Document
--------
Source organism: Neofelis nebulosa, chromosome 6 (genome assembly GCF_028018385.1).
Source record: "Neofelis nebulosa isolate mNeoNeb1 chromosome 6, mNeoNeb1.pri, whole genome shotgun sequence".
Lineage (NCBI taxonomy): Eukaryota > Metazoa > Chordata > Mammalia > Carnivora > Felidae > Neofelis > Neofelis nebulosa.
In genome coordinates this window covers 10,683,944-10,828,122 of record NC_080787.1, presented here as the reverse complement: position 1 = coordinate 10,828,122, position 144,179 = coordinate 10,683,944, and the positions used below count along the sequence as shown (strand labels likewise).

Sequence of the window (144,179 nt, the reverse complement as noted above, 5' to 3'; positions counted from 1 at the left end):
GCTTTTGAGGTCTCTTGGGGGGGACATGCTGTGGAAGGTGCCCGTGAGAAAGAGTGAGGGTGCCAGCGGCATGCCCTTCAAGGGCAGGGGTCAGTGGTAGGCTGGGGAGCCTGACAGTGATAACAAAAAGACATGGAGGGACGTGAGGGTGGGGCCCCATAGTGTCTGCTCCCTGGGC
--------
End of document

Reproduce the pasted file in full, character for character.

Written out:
Source organism: Neofelis nebulosa, chromosome 6 (genome assembly GCF_028018385.1).
Source record: "Neofelis nebulosa isolate mNeoNeb1 chromosome 6, mNeoNeb1.pri, whole genome shotgun sequence".
Lineage (NCBI taxonomy): Eukaryota > Metazoa > Chordata > Mammalia > Carnivora > Felidae > Neofelis > Neofelis nebulosa.
In genome coordinates this window covers 10,683,944-10,828,122 of record NC_080787.1, presented here as the reverse complement: position 1 = coordinate 10,828,122, position 144,179 = coordinate 10,683,944, and the positions used below count along the sequence as shown (strand labels likewise).

Sequence of the window (144,179 nt, the reverse complement as noted above, 5' to 3'; positions counted from 1 at the left end):
GCTTTTGAGGTCTCTTGGGGGGGACATGCTGTGGAAGGTGCCCGTGAGAAAGAGTGAGGGTGCCAGCGGCATGCCCTTCAAGGGCAGGGGTCAGTGGTAGGCTGGGGAGCCTGACAGTGATAACAAAAAGACATGGAGGGACGTGAGGGTGGGGCCCCATAGTGTCTGCTCCCTGGGC